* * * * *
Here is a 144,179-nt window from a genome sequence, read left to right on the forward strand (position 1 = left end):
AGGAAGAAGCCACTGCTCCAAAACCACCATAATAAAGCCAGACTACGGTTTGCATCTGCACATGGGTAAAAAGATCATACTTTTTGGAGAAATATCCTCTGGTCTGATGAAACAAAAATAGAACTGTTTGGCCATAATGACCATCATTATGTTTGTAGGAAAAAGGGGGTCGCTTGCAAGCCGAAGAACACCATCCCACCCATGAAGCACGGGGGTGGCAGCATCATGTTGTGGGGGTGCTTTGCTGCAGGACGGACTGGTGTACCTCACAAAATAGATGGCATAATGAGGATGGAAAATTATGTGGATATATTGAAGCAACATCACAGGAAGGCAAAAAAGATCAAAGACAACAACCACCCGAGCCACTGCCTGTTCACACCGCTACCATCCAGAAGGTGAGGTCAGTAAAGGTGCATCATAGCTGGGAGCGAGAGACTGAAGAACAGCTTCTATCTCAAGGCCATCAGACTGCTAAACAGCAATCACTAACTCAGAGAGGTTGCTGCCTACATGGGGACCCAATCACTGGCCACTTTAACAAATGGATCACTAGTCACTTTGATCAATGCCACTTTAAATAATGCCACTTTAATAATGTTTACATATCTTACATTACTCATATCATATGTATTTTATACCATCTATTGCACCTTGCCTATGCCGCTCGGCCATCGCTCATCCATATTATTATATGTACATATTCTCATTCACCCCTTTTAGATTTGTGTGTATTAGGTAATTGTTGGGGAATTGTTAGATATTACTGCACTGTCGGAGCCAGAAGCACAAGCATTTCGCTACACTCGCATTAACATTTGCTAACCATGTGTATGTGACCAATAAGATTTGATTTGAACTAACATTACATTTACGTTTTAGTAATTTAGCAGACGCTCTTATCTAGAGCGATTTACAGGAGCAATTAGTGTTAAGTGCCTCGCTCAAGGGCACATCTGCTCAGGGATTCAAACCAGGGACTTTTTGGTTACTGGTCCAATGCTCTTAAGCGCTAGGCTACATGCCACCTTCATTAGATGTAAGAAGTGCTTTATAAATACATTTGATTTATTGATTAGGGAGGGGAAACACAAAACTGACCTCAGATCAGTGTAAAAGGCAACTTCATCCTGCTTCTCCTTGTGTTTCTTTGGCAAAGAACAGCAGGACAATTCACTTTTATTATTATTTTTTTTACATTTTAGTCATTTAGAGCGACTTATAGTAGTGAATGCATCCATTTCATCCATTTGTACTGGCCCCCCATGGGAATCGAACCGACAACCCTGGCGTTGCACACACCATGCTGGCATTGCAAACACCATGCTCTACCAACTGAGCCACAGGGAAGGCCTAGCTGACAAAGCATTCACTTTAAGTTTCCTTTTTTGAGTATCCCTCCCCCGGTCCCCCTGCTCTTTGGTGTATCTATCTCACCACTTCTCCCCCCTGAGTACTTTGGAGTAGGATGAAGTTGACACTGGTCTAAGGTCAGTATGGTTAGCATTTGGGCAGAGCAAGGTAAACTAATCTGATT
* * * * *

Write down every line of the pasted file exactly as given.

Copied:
Here is a 144,179-nt window from a genome sequence, read left to right on the forward strand (position 1 = left end):
AGGAAGAAGCCACTGCTCCAAAACCACCATAATAAAGCCAGACTACGGTTTGCATCTGCACATGGGTAAAAAGATCATACTTTTTGGAGAAATATCCTCTGGTCTGATGAAACAAAAATAGAACTGTTTGGCCATAATGACCATCATTATGTTTGTAGGAAAAAGGGGGTCGCTTGCAAGCCGAAGAACACCATCCCACCCATGAAGCACGGGGGTGGCAGCATCATGTTGTGGGGGTGCTTTGCTGCAGGACGGACTGGTGTACCTCACAAAATAGATGGCATAATGAGGATGGAAAATTATGTGGATATATTGAAGCAACATCACAGGAAGGCAAAAAAGATCAAAGACAACAACCACCCGAGCCACTGCCTGTTCACACCGCTACCATCCAGAAGGTGAGGTCAGTAAAGGTGCATCATAGCTGGGAGCGAGAGACTGAAGAACAGCTTCTATCTCAAGGCCATCAGACTGCTAAACAGCAATCACTAACTCAGAGAGGTTGCTGCCTACATGGGGACCCAATCACTGGCCACTTTAACAAATGGATCACTAGTCACTTTGATCAATGCCACTTTAAATAATGCCACTTTAATAATGTTTACATATCTTACATTACTCATATCATATGTATTTTATACCATCTATTGCACCTTGCCTATGCCGCTCGGCCATCGCTCATCCATATTATTATATGTACATATTCTCATTCACCCCTTTTAGATTTGTGTGTATTAGGTAATTGTTGGGGAATTGTTAGATATTACTGCACTGTCGGAGCCAGAAGCACAAGCATTTCGCTACACTCGCATTAACATTTGCTAACCATGTGTATGTGACCAATAAGATTTGATTTGAACTAACATTACATTTACGTTTTAGTAATTTAGCAGACGCTCTTATCTAGAGCGATTTACAGGAGCAATTAGTGTTAAGTGCCTCGCTCAAGGGCACATCTGCTCAGGGATTCAAACCAGGGACTTTTTGGTTACTGGTCCAATGCTCTTAAGCGCTAGGCTACATGCCACCTTCATTAGATGTAAGAAGTGCTTTATAAATACATTTGATTTATTGATTAGGGAGGGGAAACACAAAACTGACCTCAGATCAGTGTAAAAGGCAACTTCATCCTGCTTCTCCTTGTGTTTCTTTGGCAAAGAACAGCAGGACAATTCACTTTTATTATTATTTTTTTTACATTTTAGTCATTTAGAGCGACTTATAGTAGTGAATGCATCCATTTCATCCATTTGTACTGGCCCCCCATGGGAATCGAACCGACAACCCTGGCGTTGCACACACCATGCTGGCATTGCAAACACCATGCTCTACCAACTGAGCCACAGGGAAGGCCTAGCTGACAAAGCATTCACTTTAAGTTTCCTTTTTTGAGTATCCCTCCCCCGGTCCCCCTGCTCTTTGGTGTATCTATCTCACCACTTCTCCCCCCTGAGTACTTTGGAGTAGGATGAAGTTGACACTGGTCTAAGGTCAGTATGGTTAGCATTTGGGCAGAGCAAGGTAAACTAATCTGATT